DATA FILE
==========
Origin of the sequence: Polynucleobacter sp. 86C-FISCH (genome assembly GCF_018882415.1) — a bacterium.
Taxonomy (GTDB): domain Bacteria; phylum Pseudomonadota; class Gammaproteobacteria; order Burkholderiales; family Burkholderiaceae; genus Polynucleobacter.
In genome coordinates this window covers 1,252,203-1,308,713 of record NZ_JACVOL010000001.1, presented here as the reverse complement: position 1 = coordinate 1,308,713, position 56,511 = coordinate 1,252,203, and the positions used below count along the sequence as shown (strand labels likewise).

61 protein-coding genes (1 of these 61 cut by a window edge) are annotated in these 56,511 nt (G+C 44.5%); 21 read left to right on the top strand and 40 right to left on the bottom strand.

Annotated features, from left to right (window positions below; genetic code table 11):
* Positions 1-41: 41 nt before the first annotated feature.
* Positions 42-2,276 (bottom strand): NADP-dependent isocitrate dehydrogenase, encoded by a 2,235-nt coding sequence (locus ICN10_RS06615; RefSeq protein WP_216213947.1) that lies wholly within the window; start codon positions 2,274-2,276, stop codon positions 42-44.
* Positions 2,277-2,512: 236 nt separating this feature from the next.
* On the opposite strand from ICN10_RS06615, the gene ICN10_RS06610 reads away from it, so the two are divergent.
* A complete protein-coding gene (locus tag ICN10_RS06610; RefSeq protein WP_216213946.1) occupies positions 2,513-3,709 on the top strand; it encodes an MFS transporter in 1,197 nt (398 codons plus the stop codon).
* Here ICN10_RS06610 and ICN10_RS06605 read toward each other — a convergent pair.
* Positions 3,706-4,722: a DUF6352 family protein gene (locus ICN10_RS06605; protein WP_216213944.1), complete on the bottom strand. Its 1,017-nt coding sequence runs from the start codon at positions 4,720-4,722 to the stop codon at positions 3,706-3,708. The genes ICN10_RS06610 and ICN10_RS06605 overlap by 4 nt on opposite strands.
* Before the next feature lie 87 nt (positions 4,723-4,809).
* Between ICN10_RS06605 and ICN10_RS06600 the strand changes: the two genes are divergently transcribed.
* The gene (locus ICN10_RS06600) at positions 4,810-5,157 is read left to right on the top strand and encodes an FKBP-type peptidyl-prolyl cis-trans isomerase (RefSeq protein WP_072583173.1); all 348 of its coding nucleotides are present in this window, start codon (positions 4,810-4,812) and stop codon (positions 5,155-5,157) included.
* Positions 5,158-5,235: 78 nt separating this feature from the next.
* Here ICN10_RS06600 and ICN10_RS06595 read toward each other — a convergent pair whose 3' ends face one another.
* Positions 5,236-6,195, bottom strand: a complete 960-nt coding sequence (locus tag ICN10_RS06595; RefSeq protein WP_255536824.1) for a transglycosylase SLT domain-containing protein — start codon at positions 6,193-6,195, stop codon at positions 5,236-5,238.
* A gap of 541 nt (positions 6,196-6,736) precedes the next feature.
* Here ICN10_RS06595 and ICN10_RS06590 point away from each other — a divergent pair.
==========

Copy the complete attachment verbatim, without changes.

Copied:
Origin of the sequence: Polynucleobacter sp. 86C-FISCH (genome assembly GCF_018882415.1) — a bacterium.
Taxonomy (GTDB): domain Bacteria; phylum Pseudomonadota; class Gammaproteobacteria; order Burkholderiales; family Burkholderiaceae; genus Polynucleobacter.
In genome coordinates this window covers 1,252,203-1,308,713 of record NZ_JACVOL010000001.1, presented here as the reverse complement: position 1 = coordinate 1,308,713, position 56,511 = coordinate 1,252,203, and the positions used below count along the sequence as shown (strand labels likewise).

61 protein-coding genes (1 of these 61 cut by a window edge) are annotated in these 56,511 nt (G+C 44.5%); 21 read left to right on the top strand and 40 right to left on the bottom strand.

Annotated features, from left to right (window positions below; genetic code table 11):
* Positions 1-41: 41 nt before the first annotated feature.
* Positions 42-2,276 (bottom strand): NADP-dependent isocitrate dehydrogenase, encoded by a 2,235-nt coding sequence (locus ICN10_RS06615; RefSeq protein WP_216213947.1) that lies wholly within the window; start codon positions 2,274-2,276, stop codon positions 42-44.
* Positions 2,277-2,512: 236 nt separating this feature from the next.
* On the opposite strand from ICN10_RS06615, the gene ICN10_RS06610 reads away from it, so the two are divergent.
* A complete protein-coding gene (locus tag ICN10_RS06610; RefSeq protein WP_216213946.1) occupies positions 2,513-3,709 on the top strand; it encodes an MFS transporter in 1,197 nt (398 codons plus the stop codon).
* Here ICN10_RS06610 and ICN10_RS06605 read toward each other — a convergent pair.
* Positions 3,706-4,722: a DUF6352 family protein gene (locus ICN10_RS06605; protein WP_216213944.1), complete on the bottom strand. Its 1,017-nt coding sequence runs from the start codon at positions 4,720-4,722 to the stop codon at positions 3,706-3,708. The genes ICN10_RS06610 and ICN10_RS06605 overlap by 4 nt on opposite strands.
* Before the next feature lie 87 nt (positions 4,723-4,809).
* Between ICN10_RS06605 and ICN10_RS06600 the strand changes: the two genes are divergently transcribed.
* The gene (locus ICN10_RS06600) at positions 4,810-5,157 is read left to right on the top strand and encodes an FKBP-type peptidyl-prolyl cis-trans isomerase (RefSeq protein WP_072583173.1); all 348 of its coding nucleotides are present in this window, start codon (positions 4,810-4,812) and stop codon (positions 5,155-5,157) included.
* Positions 5,158-5,235: 78 nt separating this feature from the next.
* Here ICN10_RS06600 and ICN10_RS06595 read toward each other — a convergent pair whose 3' ends face one another.
* Positions 5,236-6,195, bottom strand: a complete 960-nt coding sequence (locus tag ICN10_RS06595; RefSeq protein WP_255536824.1) for a transglycosylase SLT domain-containing protein — start codon at positions 6,193-6,195, stop codon at positions 5,236-5,238.
* A gap of 541 nt (positions 6,196-6,736) precedes the next feature.
* Here ICN10_RS06595 and ICN10_RS06590 point away from each other — a divergent pair.